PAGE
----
‘Firefly’ Was More Heavily Inspired By George Lucas and ‘Star Wars’ Than You Think
Firefly was a unique sci-fi TV show that aired on FOX in 2002. The short-lived western set in space never made it through the entire first season, with only 11 out of 14 episodes broadcast.
A strong fan base was not enough to keep the show running, and amidst low Nielsen ratings, the series was canceled. The franchise developed over the years with strong DVD sales, a comic book series, and a popular role-playing game. The film Serenity was released in 2005 to give fans closure of the story from the original series.
What many viewers didn’t realize at the time is that Firefly got a lot of inspiration from George Lucas and the Star Wars franchise. Throughout the series, there are plenty of Easter eggs to support the theory. Let’s take a look at some of the fun facts that made the series an after-market sensation.
‘Firefly’ is a peak at the future
The television series was inspired by the novel The Killer Angels by Michael Shaara, who won a Pulitzer Prize for his work. The story is set during the American Civil War as it follows soldiers fighting during the Battle of Gettysburg.
Firefly creator Joss Whedon chose to set the television series in the future during the Reconstruction Era of 2517. Nine eclectic crew members live aboard the Serenity spaceship as they battle the Anglo-Sino Alliance. The universe is a mixture of Chinese and American culture, merging corporate giants and governments.
Whedon, who created Buffy the Vampire Slayer, is no stranger to the entertainment industry. He wrote and directed the Serenity film and is best known for his work on Agents of S.H.I.E.L.D. and the Marvel Cinematic Universe Avengers films.
The sci-fi classic achieved cult status
In Firefly, quick-tempered Captain Malcolm “Mal” Reynolds (Nathan Fillion) was a former Browncoat sergeant who leads a team of space cowboy rebels.
FOX didn’t think the two-hour pilot had enough action to keep viewers’ attention. Network executives made the unorthodox decision to air the episodes out of order. “The Train Job” was the first episode to be broadcast, and the pilot eventually was aired in its entirety as the last episode.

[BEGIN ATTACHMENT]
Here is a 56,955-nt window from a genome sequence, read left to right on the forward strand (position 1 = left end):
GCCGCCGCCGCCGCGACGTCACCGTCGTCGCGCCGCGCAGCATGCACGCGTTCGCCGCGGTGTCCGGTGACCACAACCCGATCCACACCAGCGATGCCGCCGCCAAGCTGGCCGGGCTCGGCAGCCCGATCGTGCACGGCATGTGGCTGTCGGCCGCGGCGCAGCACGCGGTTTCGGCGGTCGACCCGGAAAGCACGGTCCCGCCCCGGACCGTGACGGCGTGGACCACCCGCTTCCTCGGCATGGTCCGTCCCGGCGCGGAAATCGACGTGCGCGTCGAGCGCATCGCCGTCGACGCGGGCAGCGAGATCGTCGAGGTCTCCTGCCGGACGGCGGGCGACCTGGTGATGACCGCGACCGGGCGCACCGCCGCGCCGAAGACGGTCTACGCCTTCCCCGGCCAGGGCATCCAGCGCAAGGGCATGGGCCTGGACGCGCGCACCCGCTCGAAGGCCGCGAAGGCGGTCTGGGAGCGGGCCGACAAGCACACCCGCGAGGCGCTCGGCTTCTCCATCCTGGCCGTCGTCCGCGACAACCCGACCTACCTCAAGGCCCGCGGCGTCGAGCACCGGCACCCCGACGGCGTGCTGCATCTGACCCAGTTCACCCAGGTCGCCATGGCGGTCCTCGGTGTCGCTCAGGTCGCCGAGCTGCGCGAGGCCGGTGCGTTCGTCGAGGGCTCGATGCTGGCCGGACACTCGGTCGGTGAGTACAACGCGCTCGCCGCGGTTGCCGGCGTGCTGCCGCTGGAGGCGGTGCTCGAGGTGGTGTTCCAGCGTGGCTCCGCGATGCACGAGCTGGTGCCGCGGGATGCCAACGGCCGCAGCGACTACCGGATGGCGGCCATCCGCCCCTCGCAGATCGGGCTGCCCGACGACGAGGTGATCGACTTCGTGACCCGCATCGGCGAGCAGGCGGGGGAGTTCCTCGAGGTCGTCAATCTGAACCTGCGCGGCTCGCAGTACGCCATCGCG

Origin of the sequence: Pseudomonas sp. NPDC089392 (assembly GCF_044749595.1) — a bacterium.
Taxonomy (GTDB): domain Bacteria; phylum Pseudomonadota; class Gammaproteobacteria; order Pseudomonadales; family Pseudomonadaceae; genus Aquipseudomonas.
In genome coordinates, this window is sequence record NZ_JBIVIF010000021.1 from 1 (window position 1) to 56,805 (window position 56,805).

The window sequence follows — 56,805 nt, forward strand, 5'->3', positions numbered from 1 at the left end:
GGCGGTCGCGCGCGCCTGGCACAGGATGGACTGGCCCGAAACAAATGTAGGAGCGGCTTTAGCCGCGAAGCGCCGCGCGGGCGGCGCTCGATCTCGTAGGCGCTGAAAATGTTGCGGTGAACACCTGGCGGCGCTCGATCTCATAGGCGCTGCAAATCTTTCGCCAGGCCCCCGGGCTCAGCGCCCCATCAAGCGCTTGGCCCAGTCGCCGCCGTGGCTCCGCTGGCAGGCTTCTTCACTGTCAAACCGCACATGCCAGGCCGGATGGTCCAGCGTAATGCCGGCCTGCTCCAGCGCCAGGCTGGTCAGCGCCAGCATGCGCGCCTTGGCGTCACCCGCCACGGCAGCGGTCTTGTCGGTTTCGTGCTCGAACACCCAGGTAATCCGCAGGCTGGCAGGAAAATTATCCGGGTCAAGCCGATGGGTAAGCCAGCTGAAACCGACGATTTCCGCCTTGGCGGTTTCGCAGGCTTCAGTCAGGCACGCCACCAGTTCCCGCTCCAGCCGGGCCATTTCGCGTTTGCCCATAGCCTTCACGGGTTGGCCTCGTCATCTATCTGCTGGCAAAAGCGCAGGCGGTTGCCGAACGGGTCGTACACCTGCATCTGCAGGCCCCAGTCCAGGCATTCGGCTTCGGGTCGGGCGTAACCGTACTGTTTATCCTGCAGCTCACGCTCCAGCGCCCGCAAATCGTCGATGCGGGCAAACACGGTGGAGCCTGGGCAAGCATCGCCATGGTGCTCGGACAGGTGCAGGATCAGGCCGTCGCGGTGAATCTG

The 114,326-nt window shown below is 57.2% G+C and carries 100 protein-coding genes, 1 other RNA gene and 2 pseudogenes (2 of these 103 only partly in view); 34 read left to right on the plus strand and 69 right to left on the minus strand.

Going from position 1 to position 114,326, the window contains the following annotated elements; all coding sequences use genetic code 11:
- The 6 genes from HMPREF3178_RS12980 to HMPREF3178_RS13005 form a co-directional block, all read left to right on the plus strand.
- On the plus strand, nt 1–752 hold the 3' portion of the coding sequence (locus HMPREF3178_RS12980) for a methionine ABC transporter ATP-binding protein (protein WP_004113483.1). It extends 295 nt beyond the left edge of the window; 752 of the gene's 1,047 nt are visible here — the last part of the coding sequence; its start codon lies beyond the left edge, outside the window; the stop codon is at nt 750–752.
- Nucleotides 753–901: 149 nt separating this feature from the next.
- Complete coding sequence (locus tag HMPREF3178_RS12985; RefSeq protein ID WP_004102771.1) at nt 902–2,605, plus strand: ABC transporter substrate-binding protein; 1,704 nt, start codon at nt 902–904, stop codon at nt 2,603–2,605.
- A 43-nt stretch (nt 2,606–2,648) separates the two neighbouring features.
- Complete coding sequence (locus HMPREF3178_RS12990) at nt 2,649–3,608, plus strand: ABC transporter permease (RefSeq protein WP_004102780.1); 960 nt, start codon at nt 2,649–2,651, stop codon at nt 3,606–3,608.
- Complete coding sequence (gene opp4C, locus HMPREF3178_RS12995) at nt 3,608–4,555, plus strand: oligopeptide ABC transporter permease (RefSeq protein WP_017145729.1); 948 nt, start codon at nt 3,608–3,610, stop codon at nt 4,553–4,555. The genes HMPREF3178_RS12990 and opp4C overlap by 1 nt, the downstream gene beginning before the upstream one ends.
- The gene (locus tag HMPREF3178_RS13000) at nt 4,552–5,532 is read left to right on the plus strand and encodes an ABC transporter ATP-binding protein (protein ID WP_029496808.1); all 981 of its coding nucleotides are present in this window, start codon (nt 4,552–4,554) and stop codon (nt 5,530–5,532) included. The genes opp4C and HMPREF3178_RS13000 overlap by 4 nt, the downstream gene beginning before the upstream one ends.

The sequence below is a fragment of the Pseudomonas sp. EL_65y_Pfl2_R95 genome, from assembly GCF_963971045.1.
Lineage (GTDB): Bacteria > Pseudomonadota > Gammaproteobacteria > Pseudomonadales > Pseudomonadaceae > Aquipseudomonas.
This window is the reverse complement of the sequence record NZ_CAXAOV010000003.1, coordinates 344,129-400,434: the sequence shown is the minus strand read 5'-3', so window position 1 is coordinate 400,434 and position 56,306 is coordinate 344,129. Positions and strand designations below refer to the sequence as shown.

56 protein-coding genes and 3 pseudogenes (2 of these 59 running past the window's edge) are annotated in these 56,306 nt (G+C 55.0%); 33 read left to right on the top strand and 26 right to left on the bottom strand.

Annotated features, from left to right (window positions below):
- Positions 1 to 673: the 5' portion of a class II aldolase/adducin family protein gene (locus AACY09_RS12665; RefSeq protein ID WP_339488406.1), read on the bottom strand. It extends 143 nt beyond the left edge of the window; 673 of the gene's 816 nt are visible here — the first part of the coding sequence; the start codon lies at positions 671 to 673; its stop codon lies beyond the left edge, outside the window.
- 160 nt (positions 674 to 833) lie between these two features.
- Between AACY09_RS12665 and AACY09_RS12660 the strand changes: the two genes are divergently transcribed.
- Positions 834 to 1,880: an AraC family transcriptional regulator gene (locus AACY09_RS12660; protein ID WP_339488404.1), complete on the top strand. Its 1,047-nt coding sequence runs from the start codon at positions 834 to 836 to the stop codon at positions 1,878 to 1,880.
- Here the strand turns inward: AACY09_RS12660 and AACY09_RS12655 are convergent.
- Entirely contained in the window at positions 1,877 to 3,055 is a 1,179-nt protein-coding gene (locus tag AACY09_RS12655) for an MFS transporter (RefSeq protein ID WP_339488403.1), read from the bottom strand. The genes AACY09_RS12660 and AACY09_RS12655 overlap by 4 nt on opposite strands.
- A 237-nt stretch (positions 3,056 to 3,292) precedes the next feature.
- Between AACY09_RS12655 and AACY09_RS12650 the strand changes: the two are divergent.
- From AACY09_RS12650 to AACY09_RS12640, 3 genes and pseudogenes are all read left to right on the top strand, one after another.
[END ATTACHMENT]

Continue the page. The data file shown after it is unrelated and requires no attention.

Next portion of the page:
The network’s strategy failed miserably, and the show was canceled before it even got started.
The Take says the loyal fandom has raised Firefly to the likes of a “cult status and iconic position as a science fiction classic.” They noted, “It was a really good show with intriguing characters, a fresh and original premise, and tons of potential. Cut that short, and you start a riot. Start a riot, and you gain attention.”
Connections to the ‘Star Wars’ franchise
Whedon did not skimp when it came to Star Wars references and innuendos.
Mental Floss reported that the bi-level Serenity spaceship, built to scale, was inspired by the Millennium Falcon. They explained, “you can spot a few spacecraft from George Lucas’ magnum opus on the show.”
In the pilot, when Inara (Morena Baccarin) is introduced, an Imperial Shuttle from Star Wars can be seen flying through space behind her. In “Shindig,” a Starlight Intruder is seen when the Serenity lands on the planet of Persephone.
Fillion, who is a nerd when it comes to Han Solo, had the prop department create a 12-inch statue of his Star Wars idol. They encased it in Carbonite and it can be seen in the background of several scenes. Fans believe that it was the intention of Whedon to have Captain Mal’s appearance resemble Han Solo.
It’s been almost two decades since Firefly originally aired. The fandom still holds out hope that Disney, who now owns Star Wars and Marvel Entertainment, will pick up the series for a reboot.